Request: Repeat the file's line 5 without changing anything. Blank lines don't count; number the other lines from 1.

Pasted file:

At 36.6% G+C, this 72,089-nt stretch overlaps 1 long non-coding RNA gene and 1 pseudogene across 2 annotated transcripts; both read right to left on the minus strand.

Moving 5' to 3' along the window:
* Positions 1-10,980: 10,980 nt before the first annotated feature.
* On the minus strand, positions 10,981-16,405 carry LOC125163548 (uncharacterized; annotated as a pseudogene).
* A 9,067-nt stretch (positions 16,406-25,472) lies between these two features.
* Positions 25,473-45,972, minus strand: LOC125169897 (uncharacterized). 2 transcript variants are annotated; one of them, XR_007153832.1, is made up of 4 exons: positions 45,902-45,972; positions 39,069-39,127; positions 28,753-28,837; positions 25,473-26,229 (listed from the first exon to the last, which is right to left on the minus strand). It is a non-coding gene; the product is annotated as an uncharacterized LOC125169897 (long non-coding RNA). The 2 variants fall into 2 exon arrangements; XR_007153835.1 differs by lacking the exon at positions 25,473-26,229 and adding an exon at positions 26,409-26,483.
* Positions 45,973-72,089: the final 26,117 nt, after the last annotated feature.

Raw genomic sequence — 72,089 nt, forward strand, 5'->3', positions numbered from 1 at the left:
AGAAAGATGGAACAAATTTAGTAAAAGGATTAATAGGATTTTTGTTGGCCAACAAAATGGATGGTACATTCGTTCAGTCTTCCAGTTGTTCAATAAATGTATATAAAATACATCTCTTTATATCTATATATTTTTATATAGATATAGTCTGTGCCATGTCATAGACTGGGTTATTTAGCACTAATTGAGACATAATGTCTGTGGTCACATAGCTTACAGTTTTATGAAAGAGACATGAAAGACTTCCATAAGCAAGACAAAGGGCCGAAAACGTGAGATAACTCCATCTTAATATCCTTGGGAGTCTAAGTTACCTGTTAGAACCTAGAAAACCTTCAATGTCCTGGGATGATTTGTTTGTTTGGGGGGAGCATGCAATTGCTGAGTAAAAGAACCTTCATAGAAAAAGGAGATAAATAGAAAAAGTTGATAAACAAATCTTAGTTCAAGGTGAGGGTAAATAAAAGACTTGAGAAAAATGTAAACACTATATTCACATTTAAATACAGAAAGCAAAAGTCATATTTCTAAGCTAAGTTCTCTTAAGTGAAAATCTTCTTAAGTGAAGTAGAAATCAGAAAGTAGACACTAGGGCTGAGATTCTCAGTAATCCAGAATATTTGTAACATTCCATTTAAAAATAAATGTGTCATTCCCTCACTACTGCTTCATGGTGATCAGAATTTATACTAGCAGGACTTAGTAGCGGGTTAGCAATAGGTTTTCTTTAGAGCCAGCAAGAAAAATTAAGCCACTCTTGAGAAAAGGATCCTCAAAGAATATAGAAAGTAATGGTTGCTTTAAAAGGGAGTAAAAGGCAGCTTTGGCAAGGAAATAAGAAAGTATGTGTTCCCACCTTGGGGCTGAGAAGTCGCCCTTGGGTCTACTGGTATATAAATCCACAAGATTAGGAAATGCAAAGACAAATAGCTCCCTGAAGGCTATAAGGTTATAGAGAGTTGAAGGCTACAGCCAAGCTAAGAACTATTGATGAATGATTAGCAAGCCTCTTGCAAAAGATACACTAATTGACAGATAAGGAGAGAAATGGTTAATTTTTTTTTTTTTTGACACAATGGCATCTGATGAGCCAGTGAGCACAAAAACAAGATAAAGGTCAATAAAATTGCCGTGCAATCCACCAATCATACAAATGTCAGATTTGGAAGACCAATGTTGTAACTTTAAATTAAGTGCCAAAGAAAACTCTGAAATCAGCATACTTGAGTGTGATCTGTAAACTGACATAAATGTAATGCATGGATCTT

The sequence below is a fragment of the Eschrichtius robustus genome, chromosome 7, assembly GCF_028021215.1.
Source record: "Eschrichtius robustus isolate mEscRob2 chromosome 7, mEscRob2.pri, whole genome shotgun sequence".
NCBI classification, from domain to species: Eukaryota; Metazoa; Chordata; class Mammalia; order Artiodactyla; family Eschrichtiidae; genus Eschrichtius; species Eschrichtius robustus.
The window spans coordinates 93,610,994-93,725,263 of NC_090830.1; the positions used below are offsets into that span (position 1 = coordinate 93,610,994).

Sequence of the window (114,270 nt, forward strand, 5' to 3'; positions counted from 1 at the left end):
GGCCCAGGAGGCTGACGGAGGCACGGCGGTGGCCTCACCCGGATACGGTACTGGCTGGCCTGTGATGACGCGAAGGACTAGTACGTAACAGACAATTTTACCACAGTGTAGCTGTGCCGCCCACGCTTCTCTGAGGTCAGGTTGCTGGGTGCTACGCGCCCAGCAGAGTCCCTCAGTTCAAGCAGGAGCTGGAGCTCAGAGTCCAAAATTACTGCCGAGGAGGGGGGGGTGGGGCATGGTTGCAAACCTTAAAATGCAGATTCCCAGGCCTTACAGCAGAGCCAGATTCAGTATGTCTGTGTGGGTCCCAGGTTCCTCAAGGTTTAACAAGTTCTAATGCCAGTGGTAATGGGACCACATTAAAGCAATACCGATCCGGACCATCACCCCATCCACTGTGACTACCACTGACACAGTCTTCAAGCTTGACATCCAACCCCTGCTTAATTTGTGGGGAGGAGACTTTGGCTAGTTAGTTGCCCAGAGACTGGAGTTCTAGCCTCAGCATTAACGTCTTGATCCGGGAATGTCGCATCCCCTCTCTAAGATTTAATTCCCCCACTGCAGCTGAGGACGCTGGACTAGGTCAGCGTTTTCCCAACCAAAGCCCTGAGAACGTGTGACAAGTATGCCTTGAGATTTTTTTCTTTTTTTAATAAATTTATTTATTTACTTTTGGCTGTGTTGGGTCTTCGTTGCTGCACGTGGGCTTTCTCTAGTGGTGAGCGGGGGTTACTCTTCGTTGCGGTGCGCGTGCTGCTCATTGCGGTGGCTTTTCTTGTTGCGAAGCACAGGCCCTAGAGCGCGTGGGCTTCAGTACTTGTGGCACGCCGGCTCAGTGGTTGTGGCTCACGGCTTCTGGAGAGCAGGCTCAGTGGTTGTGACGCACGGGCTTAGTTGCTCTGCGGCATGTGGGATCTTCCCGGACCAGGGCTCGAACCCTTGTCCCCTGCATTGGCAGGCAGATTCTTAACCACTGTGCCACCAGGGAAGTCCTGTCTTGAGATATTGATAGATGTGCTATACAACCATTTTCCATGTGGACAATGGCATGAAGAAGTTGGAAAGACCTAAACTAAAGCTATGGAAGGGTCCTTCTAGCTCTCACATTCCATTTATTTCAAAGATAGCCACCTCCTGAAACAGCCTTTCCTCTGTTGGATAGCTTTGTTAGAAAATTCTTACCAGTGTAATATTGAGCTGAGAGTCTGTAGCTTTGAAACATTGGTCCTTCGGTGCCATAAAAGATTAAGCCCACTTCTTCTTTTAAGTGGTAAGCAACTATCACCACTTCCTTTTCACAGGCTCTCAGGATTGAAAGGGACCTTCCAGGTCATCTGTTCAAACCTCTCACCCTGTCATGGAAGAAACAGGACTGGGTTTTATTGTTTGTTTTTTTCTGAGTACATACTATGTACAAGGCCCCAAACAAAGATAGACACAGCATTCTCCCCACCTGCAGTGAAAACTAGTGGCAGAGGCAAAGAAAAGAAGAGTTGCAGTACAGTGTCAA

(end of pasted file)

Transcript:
* A 9,067-nt stretch (positions 16,406-25,472) lies between these two features.